Short Stories, Irish literature, Classics, Modern Fiction, Contemporary Literary Fiction, The Japanese Novel, Post Colonial Asian Fiction, The Legacy of the Austro-Hungarian Empire and quality Historical Novels are Among my Interests

Thursday, November 19, 2009

"The Handmaid's Tale" by Margaret Atwood

The Handmaid's Tale (1985, 389 pages) is the first work by Margaret Atwood that I have read.    It is in the genre of the dystopian novel. It is about an alternative future in which a church group has taken over the United States, which they rename "Gilead".   The setting is the late 20th century in what used to be Cambridge Massachusetts.  

The narrator of our story, which begins right before the church take over, is married to Luke.   She and Luke had an affair while Luke was married to another woman.  Luke divorced his wife and married Offred and the two of them have a three year old daughter.   One day she goes to use her ATM type device and it will not work.   The clerk in the store tells her that it is saying invalid account number.   She is indignant and says she will call her bank.   When she gets to her job at the library she calls the bank over and over for hours but she cannot get through.   Her very nervous male boss calls the all female work force to a meeting.   Everyone is being fired as of now.   All libraries in Gilead are to be closed.   When she gets home she finds out that it has been declared illegal for women to have bank accounts.   Their balances are to be transferred to their husbands or fathers.   If they have no husband or father the government will keep the money.   Women should never have worked in the first place.   This is explained as a blessing to the women as they will no longer have to burden their minds about money.    From now on it will be illegal for women to have jobs, read or for female children to receive any sort of education.   This is all presented as a wonderful lifting of burdens by the very paternal government.   Luke vanishes one day.   Her child is taken from her as only children born in a first marriage may stay with their parents.  Divorce, birth control and abortions are strictly illegal.   In order that children may be born in a religiously proper fashion, no pain killers of any kind are allowed at child birth

Women can only be in certain roles in society.   This is explained to them as a wonderful thing and woe unto a woman who does not love these ideas.

The highest status position is that of Wife of a government official.   There is a shortage of men in Gilead due to the very large number killed off in the civil war that the church take over produced.    High status males, called Commanders, are allowed to set up grand households.   Below Wife is  the position of Econowife.   That refers to a woman who may marry a lower status male but has to do all the house work herself and must have her children herself.   Next we have the position of Handmaiden.   There is a very low birth rate in Gilead, far below the replacement rate.   This is in part because atomic bombs were dropped on parts of the USA that resisted the church take over and radiation caused massive sterility as well as a very high portion of genetic defects.   Handmaiden's job is to have sex once a month with their Commander.  The wife is present and has a degrading  role to play.  The handmaiden wears a cloth bag over her head so she cannot see the Commander and to prevent any hint that this is a personal encounter.   Wives tend to hate handmaidens though it is illegal for them to directly kill them.   If someone does not fit into this new society or shows any sign of lack of enthusiasm for the new way of life they can be sent to what is called "The Colonies".   The colonies are those parts of the USA that did not accept the new government.   They were laid waste by atomic blasts.   Workers are send their to clean up the damage and bury millions of dead bodies.   Because of the radioactivity, the disease brought on by the unburied corpses that are everywhere and the extreme envirnmental degradation life expectancy in the colonies is three years.   That is also where the food is grown for Gilead, which may account for the low birth rates and the very high rate of severe birth defects.   Even though abortion is punishable by death defective babies, called "Shredders", are destroyed at birth.    Below the status of Handmaiden is the Martha who is a household servant that is not allowed to have children or marry.   Like the Romans and the Nazis, the rulers of Gilead know that subject people are best controlled on a day to day basis by their own kind.   The work of monitoring the women is done by Aunts, all of whom carry cattle prods on their belts and are fond of telling the women how lucky they are that there is no longer any degrading pornography, that they no longer have to strain their minds with decision making, that they no longer need fear rape  and that they are protected by their wonderful Commander.   If a woman does not agree fast enough she gets the cattle prod and worse maybe will be sent to the colonies.   We only learn gradually how the society works and how it came into place.   Everything is narrated by the handmaiden and she has access only to limited information, after all she is not even allowed to read any more.   Women cannot trust each other as they are trained to inform on negative thinkers.  The informant is showing herself to be a worthy daughter of the Republic of Gilead.   Men have various roles to play also.   Everyone but a Commander, who is also watched, has to wear a uniform based on their role in society.   If a Handmaiden fails to have a child in six years, she is rotated every two years to a new Commander, she is sent to the colonies.   Any child she has, as long as it is not a shredder, will be raised by the Wife or another family.   Once she has had a child and done her six years she can even dream of becoming an Aunt.   If she fails to have a child, most of the men have very low fertility rates, she is sent to the colonies.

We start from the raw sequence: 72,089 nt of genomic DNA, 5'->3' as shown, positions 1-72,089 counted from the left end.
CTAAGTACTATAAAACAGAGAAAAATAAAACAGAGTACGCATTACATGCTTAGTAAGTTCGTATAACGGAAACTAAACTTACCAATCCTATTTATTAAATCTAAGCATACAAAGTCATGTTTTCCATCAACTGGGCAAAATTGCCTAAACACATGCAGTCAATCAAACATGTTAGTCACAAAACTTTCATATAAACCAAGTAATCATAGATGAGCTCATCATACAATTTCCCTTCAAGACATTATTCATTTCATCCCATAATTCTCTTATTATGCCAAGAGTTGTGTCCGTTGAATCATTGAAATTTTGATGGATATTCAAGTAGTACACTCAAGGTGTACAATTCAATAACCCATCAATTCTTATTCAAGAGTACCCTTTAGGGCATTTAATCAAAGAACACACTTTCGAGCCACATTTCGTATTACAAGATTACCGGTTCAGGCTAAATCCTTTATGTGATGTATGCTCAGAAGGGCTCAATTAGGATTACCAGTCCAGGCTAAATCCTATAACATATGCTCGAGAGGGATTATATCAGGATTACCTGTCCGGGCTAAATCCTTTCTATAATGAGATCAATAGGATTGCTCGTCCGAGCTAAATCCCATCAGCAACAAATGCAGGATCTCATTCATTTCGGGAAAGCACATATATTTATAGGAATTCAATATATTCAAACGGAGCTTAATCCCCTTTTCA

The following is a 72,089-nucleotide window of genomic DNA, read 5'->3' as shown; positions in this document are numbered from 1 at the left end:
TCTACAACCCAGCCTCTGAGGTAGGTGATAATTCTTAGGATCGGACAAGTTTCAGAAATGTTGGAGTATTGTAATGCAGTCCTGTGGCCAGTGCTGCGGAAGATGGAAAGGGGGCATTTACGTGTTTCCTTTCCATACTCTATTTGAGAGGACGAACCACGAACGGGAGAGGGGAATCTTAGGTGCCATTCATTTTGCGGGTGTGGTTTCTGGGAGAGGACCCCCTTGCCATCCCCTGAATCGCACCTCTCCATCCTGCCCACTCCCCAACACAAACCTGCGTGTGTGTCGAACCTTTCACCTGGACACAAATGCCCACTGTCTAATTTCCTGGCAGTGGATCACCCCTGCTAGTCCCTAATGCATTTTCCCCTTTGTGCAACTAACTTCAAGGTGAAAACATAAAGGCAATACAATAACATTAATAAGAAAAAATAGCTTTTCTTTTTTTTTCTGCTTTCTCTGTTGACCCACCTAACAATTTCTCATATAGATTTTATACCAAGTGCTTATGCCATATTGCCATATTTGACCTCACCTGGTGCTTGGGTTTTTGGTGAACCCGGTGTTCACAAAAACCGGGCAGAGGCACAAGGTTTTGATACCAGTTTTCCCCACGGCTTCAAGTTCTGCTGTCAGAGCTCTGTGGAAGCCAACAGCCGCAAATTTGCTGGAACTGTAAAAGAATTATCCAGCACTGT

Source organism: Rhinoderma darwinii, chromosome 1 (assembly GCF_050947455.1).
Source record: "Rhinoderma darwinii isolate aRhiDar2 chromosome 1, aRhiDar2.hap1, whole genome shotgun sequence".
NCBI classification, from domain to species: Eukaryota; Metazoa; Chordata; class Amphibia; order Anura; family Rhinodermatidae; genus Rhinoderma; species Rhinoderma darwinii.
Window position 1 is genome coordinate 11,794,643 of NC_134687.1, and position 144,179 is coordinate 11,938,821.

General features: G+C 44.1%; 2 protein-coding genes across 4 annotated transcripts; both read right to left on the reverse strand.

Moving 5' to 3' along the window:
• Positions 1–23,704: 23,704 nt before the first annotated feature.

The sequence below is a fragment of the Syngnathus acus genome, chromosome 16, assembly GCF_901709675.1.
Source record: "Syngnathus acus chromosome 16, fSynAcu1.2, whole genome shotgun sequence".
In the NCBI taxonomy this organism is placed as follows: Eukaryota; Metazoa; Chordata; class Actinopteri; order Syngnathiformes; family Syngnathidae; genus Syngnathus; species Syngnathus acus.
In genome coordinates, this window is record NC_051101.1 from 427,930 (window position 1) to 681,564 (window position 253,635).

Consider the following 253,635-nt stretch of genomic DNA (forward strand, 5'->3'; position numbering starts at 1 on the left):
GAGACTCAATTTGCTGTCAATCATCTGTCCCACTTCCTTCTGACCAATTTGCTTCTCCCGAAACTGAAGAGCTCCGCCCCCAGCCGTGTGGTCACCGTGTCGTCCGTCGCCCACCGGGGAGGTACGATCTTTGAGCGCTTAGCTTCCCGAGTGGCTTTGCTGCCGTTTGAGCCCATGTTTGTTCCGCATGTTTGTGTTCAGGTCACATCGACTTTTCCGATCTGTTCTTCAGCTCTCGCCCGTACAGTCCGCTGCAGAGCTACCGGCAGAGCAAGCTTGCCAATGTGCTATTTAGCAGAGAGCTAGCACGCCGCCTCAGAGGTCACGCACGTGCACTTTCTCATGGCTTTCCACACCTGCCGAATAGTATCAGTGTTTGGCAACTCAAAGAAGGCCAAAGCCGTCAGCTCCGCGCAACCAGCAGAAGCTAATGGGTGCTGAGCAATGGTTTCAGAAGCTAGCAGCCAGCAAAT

Gilead is beautifully realized and I at once believed it could exist.   There are a lot of questions that one will have in mind about how Gilead works but remember the story is told in the first person by a handmaiden who can ask no questions and is forbidden to read.   The Aunts tell the women  it will be easier on girls born in Gilead as they  will not have the burden of confused thoughts that the foolish custom of allowing women to be educated caused.   Now the women have no worries,  no decisions to  make, no children to rear (maybe Econowives raise their own children but we do not learn much about them or the Marthas), and a wonderful government to take care of them and protect them.   Of course every woman tells all she meets that she is so grateful for the changes.